|I found this picture online. Somebody's great collection!|
I was listening to a Beatles CD as I walked briskly to the library. Paul McCartney was singing: " I want to be a paperback..." and I anticipated the next word as "reader." But the next word, of course, is "writer." And the song is "Paperback Writer."
My excuse for the slip-up is that I had not heard the song in years. Comical that I misremembered the whole concept, but perhaps it is because I love my role as a paperback reader - too much.
"Paperback reader" is not my only musical misdemeanor. I referred to a favorite Simon and Garfunkel song as "Kathy." You know it: the persona of the song and his girlfriend Kathy are riding on a Greyhound bus "looking for America." ("'Kathy,' I said as we boarded a Greyhound in Pittsburgh, 'Michigan seems like a dream to me now.'" To me, too. ) The song is called "America."
Music is not my forte, but I admire friends who play in a community orchestra and/or local rock band. Go to any poetry reading and you'll see my friend Janet lugging her cello down the aisle after a rehearsal of her string quartet. How delightful to top off music with a poetry reading.
My talents lie elsewhere. Reading paperbacks is one of my occupations (and I think I'll list it as my occupation on the tax form next year). I could spend hours and hours browsing in the paperback sections of bookstores. And I have. I prefer paperbacks to hardcovers: they make the best reading copies, one can scribble notes in the margins without worry, and who cares if the cover gets bent between the gym shoes and laptop in the totebag?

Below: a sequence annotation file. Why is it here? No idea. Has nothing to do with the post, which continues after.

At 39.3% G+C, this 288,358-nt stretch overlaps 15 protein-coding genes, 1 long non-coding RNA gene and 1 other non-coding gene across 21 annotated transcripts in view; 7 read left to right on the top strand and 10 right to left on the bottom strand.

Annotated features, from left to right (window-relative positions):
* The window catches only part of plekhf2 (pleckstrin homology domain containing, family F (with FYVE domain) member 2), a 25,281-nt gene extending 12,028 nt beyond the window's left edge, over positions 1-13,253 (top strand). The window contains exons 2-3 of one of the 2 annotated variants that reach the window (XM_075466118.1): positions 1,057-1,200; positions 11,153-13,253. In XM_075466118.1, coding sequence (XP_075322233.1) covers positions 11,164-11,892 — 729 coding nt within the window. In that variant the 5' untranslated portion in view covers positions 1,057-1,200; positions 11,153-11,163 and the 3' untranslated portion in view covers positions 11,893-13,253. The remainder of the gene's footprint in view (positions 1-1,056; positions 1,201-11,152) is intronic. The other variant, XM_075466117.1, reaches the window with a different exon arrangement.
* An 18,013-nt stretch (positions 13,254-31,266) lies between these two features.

I have multiple paperback copies of my favorite classics. Should I keep the Maude translation in the Oxford edition of War and Peace, or the Anthony Briggs in the Penguin? Should I keep the Modern Library edition of Villette or the Vintage? I can't decide. I spent Sunday reorganizing a bookcase, and the best I could do was put the extras in a box.
Alas, some paperbacks do fall apart. My old Penguin of Pamela Hansford Johnson's Cork Street, Next to the Hatter's (1968), is at this point very, very fragile. There are still a few reads left, I think. I doubt it is in print. And the thin pages of my lovely used Norton edition of Anna Karenina grew so brittle and rumpled that I had to replace it. But Mr. Nemo does not replace any of his old books. He reads his old paperbacks without caring at all about the wear and tear.
Here is my question: Are you a paperback reader or a hardcover reader? Or an e-reader?